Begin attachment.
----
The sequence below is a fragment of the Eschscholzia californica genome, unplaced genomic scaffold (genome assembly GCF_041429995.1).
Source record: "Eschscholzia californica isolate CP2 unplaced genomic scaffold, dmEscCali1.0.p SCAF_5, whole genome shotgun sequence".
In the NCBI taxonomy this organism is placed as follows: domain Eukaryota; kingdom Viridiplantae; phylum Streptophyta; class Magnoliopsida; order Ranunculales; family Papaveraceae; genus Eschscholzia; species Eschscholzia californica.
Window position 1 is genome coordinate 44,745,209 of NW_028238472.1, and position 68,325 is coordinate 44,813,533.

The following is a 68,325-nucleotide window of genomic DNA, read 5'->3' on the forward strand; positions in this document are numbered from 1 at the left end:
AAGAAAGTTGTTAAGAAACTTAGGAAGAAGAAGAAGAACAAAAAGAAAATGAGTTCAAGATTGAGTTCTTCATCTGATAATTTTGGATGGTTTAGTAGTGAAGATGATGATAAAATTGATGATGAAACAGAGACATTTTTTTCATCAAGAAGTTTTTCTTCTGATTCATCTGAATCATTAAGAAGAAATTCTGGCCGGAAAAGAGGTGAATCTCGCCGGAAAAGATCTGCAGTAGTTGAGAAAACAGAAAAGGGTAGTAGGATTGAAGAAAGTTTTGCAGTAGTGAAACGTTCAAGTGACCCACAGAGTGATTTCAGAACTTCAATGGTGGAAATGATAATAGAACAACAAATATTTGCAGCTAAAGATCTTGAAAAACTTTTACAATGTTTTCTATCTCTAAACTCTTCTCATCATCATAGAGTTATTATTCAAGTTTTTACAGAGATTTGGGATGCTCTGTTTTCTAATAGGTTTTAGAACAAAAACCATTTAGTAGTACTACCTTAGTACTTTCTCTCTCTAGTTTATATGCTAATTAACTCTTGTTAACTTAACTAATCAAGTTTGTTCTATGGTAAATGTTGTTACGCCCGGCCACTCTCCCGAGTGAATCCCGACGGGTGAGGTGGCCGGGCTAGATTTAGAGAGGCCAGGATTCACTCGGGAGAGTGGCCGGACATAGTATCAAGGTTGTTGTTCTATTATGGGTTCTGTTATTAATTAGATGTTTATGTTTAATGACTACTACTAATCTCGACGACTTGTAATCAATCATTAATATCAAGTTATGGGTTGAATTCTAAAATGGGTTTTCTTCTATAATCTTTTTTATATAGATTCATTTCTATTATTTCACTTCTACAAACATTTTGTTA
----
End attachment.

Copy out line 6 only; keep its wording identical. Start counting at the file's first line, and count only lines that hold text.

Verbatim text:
AAGAAAGTTGTTAAGAAACTTAGGAAGAAGAAGAAGAACAAAAAGAAAATGAGTTCAAGATTGAGTTCTTCATCTGATAATTTTGGATGGTTTAGTAGTGAAGATGATGATAAAATTGATGATGAAACAGAGACATTTTTTTCATCAAGAAGTTTTTCTTCTGATTCATCTGAATCATTAAGAAGAAATTCTGGCCGGAAAAGAGGTGAATCTCGCCGGAAAAGATCTGCAGTAGTTGAGAAAACAGAAAAGGGTAGTAGGATTGAAGAAAGTTTTGCAGTAGTGAAACGTTCAAGTGACCCACAGAGTGATTTCAGAACTTCAATGGTGGAAATGATAATAGAACAACAAATATTTGCAGCTAAAGATCTTGAAAAACTTTTACAATGTTTTCTATCTCTAAACTCTTCTCATCATCATAGAGTTATTATTCAAGTTTTTACAGAGATTTGGGATGCTCTGTTTTCTAATAGGTTTTAGAACAAAAACCATTTAGTAGTACTACCTTAGTACTTTCTCTCTCTAGTTTATATGCTAATTAACTCTTGTTAACTTAACTAATCAAGTTTGTTCTATGGTAAATGTTGTTACGCCCGGCCACTCTCCCGAGTGAATCCCGACGGGTGAGGTGGCCGGGCTAGATTTAGAGAGGCCAGGATTCACTCGGGAGAGTGGCCGGACATAGTATCAAGGTTGTTGTTCTATTATGGGTTCTGTTATTAATTAGATGTTTATGTTTAATGACTACTACTAATCTCGACGACTTGTAATCAATCATTAATATCAAGTTATGGGTTGAATTCTAAAATGGGTTTTCTTCTATAATCTTTTTTATATAGATTCATTTCTATTATTTCACTTCTACAAACATTTTGTTA